Marcel Simok from Citizen Journalist Malaysia has won the best short film award at this year's Freedom Film Festival for his short documentary titled 'Living in Drains'.
The short film follows the story of undocumented migrant Aliudin and his family, who had gone to Sabah from the Philippines to seek a better life.
However, they now live in constant fear of the authorities and have no legal protection under Sabah laws.
They are also unable to send their children to school and because they lack papers, they become easy prey for blackmail money.
"As a native Sabahan, I just want to document the other side of the truth of stateless illegal immigrants for the world to see, even though their presence is not welcome," Marcel, a former civil servant turned human rights activist said, as reported by Citizen Journalist Malaysia.
Citizen Journalist Malaysia was a Malaysiakini programme to train members of the public journalistic skills and have their work published on cj.my.
According to Marcel, the main challenge he faced while making the documentary was to convince the migrants to speak up, as they are concerned about repercussions from the authority.
In the award-winning documentary, Aliudin revealed that if he is ever stopped by the police, he would lose his hard-earned money, which was not much to begin with.
"If I get caught twice in a day, that's already RM700. My daily income is so little. This has forced me to stop working because my kids began worrying (about me)," Aliudin said.
Aliudin and his family does not have any legal rights in the East Malaysian state either, causing his children to lose out on a proper education.
"My kids would always say to me, ‘I want to go to school’, but we can't send them to school. We don't have the necessary documents," he said in the documentary.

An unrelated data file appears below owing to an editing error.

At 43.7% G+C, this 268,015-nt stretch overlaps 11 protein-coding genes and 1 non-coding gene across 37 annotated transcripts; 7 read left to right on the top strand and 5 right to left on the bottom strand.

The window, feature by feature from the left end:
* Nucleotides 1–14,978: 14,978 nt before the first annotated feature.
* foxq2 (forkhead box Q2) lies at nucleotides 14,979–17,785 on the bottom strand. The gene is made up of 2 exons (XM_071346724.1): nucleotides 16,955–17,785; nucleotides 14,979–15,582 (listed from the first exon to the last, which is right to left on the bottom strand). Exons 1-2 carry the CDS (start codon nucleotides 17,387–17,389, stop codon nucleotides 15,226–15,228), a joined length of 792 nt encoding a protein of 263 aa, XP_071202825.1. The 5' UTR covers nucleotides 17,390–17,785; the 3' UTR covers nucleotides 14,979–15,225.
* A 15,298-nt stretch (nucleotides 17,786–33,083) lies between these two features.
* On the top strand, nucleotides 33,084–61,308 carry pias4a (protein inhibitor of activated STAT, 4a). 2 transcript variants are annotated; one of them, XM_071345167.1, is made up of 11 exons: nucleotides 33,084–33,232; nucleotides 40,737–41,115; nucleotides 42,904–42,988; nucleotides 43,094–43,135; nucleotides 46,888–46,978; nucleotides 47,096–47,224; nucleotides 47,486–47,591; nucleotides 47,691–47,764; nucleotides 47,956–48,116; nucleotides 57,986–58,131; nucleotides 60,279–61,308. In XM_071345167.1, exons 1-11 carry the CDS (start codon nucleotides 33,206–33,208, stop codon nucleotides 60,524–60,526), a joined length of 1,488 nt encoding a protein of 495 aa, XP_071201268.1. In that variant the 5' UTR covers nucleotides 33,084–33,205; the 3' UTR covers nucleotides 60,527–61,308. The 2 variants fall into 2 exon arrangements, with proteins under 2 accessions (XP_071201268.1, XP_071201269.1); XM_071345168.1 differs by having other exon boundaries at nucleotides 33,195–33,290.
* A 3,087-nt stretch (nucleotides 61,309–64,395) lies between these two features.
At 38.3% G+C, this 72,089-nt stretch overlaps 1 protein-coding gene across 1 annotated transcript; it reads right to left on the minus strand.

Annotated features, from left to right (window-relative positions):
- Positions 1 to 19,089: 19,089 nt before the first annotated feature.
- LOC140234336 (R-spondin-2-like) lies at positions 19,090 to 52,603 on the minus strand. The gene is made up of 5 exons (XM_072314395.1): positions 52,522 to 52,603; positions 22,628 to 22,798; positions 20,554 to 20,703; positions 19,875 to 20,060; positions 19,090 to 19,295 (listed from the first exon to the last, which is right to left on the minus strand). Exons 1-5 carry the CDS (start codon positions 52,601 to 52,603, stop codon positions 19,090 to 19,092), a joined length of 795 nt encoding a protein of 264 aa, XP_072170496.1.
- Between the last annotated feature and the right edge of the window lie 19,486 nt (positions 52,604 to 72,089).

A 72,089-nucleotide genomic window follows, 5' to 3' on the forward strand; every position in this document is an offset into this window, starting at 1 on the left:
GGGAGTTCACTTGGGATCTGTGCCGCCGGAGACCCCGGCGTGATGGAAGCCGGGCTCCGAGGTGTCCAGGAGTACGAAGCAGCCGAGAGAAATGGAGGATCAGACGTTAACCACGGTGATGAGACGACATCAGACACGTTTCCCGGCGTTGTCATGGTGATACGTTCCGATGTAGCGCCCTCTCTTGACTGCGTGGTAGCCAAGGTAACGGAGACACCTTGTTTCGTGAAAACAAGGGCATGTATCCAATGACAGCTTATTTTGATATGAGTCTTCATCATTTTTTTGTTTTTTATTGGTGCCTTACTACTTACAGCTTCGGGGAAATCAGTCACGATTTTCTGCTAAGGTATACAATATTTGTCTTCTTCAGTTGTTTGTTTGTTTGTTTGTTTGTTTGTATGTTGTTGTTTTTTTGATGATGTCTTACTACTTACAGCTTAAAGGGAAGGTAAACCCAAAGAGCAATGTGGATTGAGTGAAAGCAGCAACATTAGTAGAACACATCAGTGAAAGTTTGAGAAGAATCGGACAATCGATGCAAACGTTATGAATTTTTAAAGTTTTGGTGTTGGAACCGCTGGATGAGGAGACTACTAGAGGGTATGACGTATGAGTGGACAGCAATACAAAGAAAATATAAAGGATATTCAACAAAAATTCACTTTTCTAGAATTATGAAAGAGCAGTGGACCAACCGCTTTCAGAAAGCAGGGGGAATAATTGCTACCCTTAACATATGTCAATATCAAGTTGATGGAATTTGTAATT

Taking advantage of migrants
This is not Marcel's first documentary on the struggle of undocumented migrants.
Backed by a small grant from the Netherlands Embassy in 2013, he had produced a documentary titled 'Lynn: A Traumatised and Stateless Child', which focuses on the children of undocumented immigrants in Sabah.
"It saddens me that being a country that is moving towards a developed nation status, we can't even give basic education to children, regardless of their status.
"Have we stooped this low? Denying the fundamental right to any child - a basic education?" Marcel asked.
Sabah has struggled with the issue of undocumented migrants for years, as it is close to Brunei, the Philippines, and Indonesia.
The people of Sabah also tend to be divided about how to deal with these undocumented immigrants.
"The more we stay blind to the problems faced by the undocumented illegal migrants, we create more problems in Sabah.
“Everyone will take advantage of the situation without regard for the betterment of Sabah," Marcel said.
'Living in Drains' was also selected by the Sabah Film Academy and screened at the Kota Kinabalu International Film Festival in 2014 and won the Mentor Award.
Since 2003, Freedom Film Festival has been a vital platform for social justice filmmakers and human rights activists to showcase their films and advocate their causes.
The festival is organised by Pusat Komas, an NGO which uses popular communications to promote human rights.